FSSAI To Make Mandatory Labelling Of Salt, Sugar, Fat On Packaged Food Items In Bold Letters, Bigger Font

FSSAI to amend the Food Safety and Standards (Labelling and Display) Regulations, 2020 and make labelling of salt, sugar, fat on packaged food items in bold Letters and bigger font, mandatory
The decision to amend was announced in 44th meeting of the Food Authority
The decision to amend was announced in 44th meeting of the Food Authority

Food Safety and Standards Authority of India (FSSAI) on Saturday approved changes in nutritional information labelling on packaged food items, proposing that total salt, sugar and saturated fat should be displayed in bold letters as well as bigger font size. The FSSAI will issue a draft notification on this and seek comments from stakeholders.

In an official statement, said FSSAI has approved "a proposal to display nutritional information regarding total sugar, salt and saturated fat in bold letters and relatively increased font size on labels of packaged food items".

The decision to approve the amendment in the FSSAI to amend the Food Safety and Standards (Labelling and Display) Regulations, 2020 and make labelling of salt, sugar, fat on packaged food items in bold Letters and bigger font regarding nutritional information labelling was taken in the 44th meeting of the Food Authority, held under the chairmanship of Apurva Chandra, Chairperson, FSSAI.

"The amendment aims to empower consumers to better understand the nutritional value of the product they are consuming and make healthier decisions," the regulator said. The draft notification for the said amendment would now be put in the public domain for inviting suggestions and objections.

The information regarding per serve percentage (%) contribution to Recommended Dietary Allowances (RDAs) would be given in bold letters for total sugar, total saturated fat and sodium content, the FSSAI said.

The regulator said that regulation 2 (v) and 5(3) of FSS (Labelling and Display) Regulation, 2020 specifies requirements to mention serving size and nutritional information on the food product label, respectively.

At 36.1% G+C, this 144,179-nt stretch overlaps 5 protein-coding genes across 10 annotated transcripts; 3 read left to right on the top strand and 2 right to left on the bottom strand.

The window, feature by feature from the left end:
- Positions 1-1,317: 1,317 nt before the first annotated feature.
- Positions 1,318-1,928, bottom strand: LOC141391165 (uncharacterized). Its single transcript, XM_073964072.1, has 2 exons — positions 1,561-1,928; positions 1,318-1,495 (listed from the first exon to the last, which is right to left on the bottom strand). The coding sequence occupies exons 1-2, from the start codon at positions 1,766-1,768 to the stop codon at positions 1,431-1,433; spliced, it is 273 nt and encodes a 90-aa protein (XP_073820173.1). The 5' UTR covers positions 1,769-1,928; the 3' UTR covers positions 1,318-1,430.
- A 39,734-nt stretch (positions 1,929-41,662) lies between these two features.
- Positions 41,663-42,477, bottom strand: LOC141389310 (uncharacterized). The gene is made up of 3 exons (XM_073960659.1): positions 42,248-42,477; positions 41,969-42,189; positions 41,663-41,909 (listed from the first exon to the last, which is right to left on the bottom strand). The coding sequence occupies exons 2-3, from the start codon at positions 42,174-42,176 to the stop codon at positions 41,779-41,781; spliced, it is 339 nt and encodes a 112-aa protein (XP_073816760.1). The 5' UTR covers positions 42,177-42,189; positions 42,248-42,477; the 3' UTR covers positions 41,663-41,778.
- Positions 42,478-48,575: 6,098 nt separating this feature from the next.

"Along with empowering consumers make healthier choices, the amendment would also contribute towards efforts to combat the rise of Non-Communicable Diseases (NCDs) and promote public health and well-being," the statement said.

The prioritization of the development of clear and distinguish labelling requirements would help in the global effort to combat NCDs. FSSAI said it has been issuing advisories from time to time to prevent false and misleading claims.

These include advisories sent to e-commerce websites for removal of the term 'Health Drink' as it is not defined or standardized anywhere under the FSS Act 2006 or rules/regulations made thereunder.

It has also recently asked all Food Business Operators (FBOs) to remove any claim of '100% fruit juices' from the labels and advertisements of reconstituted fruit juices.

The regulator also directed FBOs not to use the term wheat flour/refined wheat flour. These advisories and directives are issued to prevent misleading claims by FBOs.

Senior officials from the Ministry of Health and Family Welfare, Ministry of Commerce, Ministry of Consumer Affairs, Food and Public Distribution, Ministry of Law and Justice, Ministry of Micro, Small and Medium Enterprises; states and Union Territories attended the meeting.

Representatives from industry associations, consumer organizations, research institutes and farmers' organizations were also present in the meeting

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